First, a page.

T.I. frustrated with ‘fake’ rappers

    On one hand, T.I. isn’t happy about rappers who rhyme about lives they’ve never lived. On the other hand, he gives them props for not making the same mistakes he has.

    Many hip-hop artists, from Ice-T to 50 Cent, found success rapping about their life experiences, but Tip said the new trend seems to be artists faking a struggle that they know nothing about.

    “The art form, it derives from truth,” T.I. told radio host TT Torrez. “The authenticity has diminished in the game and it’s about what sounds good. Nobody’s doing any fact checks, and no one’s getting called up on their bull$#_! neither.”

    That’s not to suggest that T.I. wants young artists to catch weapons charges like he did or be shot multiple times like 50 Cent, but he does have a certain level of respect for artists, like Big Sean, whose rhymes reflect their lives.

    “There’s a lot of guys out there that I really tip my hat to and salute their success, like Drake, like Big Sean, like Kendrick Lamar. There’s a lot of cats out there who’re really, really grinding and doing it the right way,” he said. “You ain’t gotta fake like you used to be something that you wasn’t to really, really be considered that guy.”

    The lack of authenticity is so frustrating for T.I., that he’s considered switching gears and leaving music.

    “When the day comes that the things that I represent ain’t really marketable and ain’t really fashionable to the consumer of the day, then I’mma break,” said T.I., who has turned more of his attention to acting and reality TV lately.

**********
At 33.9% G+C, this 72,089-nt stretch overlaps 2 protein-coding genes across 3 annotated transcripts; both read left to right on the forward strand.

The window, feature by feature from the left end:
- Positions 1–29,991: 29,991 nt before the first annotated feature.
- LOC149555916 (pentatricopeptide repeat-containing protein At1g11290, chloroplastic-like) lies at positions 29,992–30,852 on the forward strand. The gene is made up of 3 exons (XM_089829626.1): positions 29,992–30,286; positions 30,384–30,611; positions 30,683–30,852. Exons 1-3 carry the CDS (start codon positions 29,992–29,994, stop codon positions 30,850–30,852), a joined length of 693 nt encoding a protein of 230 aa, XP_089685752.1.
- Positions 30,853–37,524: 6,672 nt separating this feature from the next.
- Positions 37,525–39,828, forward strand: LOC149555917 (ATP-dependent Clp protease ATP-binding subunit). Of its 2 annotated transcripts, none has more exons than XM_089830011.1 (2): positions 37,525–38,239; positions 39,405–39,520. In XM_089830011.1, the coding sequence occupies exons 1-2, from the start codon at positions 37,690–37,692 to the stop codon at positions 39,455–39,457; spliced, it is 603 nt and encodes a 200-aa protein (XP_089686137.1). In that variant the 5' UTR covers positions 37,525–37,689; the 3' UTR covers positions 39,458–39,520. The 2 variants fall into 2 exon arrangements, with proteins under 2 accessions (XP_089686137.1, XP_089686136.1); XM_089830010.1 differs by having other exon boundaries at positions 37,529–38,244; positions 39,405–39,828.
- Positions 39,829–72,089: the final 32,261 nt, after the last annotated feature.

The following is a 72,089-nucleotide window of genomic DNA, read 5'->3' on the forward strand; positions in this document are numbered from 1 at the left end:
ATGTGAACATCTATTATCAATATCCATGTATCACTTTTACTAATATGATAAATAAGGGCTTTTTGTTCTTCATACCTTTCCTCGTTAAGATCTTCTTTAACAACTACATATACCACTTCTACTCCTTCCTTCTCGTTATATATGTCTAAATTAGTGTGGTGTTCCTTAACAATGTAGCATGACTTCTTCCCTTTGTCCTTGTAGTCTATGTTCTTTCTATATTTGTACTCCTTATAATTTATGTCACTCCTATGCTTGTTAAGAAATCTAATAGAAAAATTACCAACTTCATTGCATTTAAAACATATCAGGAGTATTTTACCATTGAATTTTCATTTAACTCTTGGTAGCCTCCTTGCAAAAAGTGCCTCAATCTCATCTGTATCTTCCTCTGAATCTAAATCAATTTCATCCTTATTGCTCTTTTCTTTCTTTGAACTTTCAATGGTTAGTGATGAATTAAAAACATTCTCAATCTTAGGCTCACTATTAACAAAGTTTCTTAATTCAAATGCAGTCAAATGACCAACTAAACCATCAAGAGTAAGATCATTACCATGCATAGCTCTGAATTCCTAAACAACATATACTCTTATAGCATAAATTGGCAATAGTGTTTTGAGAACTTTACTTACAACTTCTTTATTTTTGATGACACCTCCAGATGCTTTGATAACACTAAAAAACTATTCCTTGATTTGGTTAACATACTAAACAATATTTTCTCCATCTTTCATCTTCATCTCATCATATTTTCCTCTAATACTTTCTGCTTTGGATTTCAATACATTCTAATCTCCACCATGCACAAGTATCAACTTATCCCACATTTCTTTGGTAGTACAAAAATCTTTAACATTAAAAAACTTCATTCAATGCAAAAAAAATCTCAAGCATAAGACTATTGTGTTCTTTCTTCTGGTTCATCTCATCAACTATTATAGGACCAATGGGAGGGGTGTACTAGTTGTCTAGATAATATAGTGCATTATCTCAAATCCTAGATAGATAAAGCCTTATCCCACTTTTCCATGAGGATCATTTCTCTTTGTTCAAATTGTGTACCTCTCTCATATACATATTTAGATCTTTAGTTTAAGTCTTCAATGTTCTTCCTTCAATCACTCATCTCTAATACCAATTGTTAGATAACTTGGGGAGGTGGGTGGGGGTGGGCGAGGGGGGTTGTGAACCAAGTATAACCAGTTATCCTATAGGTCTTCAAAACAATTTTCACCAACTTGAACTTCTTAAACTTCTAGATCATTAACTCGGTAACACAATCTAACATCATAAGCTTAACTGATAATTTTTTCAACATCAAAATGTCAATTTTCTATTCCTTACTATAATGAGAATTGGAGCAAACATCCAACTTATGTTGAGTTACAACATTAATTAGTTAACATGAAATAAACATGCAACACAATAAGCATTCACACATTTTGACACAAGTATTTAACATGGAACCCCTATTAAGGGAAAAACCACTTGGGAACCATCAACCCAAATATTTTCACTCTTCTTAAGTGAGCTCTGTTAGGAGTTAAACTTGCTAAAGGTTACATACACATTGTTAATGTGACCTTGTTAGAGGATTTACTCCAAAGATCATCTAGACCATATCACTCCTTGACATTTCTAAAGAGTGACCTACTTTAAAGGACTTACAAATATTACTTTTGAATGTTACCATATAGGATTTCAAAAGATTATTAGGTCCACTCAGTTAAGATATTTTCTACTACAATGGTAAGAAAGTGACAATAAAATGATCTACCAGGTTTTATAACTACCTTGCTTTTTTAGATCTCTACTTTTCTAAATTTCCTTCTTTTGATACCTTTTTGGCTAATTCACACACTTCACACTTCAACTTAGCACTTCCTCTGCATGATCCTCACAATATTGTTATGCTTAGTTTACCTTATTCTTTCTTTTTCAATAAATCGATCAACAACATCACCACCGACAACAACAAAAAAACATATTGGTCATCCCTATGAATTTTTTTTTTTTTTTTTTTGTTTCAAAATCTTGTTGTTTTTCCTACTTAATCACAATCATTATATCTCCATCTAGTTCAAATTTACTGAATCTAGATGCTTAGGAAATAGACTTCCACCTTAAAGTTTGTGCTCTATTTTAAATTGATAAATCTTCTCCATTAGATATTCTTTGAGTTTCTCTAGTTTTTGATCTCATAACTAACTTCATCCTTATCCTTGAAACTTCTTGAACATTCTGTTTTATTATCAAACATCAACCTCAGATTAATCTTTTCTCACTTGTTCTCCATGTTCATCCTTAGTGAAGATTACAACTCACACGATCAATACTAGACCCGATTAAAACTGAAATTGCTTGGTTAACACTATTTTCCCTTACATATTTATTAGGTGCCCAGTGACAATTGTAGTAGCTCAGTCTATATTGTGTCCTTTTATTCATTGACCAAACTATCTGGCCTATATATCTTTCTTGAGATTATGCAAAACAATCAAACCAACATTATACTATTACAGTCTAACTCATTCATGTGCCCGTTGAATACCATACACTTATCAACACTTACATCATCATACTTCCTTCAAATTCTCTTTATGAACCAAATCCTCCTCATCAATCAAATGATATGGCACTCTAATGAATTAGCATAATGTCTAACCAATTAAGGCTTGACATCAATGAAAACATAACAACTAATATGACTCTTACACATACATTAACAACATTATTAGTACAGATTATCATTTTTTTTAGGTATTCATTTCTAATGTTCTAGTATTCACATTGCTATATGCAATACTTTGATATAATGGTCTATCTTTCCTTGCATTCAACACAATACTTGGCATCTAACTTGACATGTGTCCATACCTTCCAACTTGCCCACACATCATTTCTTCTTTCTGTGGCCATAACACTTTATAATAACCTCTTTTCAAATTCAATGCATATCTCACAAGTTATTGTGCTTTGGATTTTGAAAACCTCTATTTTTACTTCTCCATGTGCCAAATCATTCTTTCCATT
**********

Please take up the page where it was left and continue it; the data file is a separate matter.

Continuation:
“It’s a lot of things going on out there that quite honestly, man, is a contradiction of what I’ve always stood for and represented. In some ways, the game is going in a direction that I can’t follow it. I always told myself when that day came I’d never become that old man talking about hip-hop in the old days. I’ll just find me something else to do,” he said.

    Despite some newer artists’ tendency to rap about the things their predecessors did, even if it doesn’t apply to them, Tip gives the next generation props for learning from his—and others’—mistakes.

    “We should applaud the fact that they didn’t live it. They were smart enough to observe us and see our plights and our conflicts and our hardships and say, you know what? I don’t want to feel that fire. So, I’mma listen to a bunch of this, and I’mma watch a bunch of that, and I’mma take some notes here and there, and I’m going to apply it into my artistry here and there. I’mma reap the benefits and not have to pay any of the consequences. In a way, it’s brilliant.”

    Watch T.I. talk about his upcoming movie, I.D. Theft, and more below.



    Check out exclusive photos of T.I. and Tiny at home below.

    —Tracy L. Scott


    Where do you stand? Do you consider it "fake" for rappers to rhyme about things they haven’t experienced, or is it all just art? Leave your comments below.


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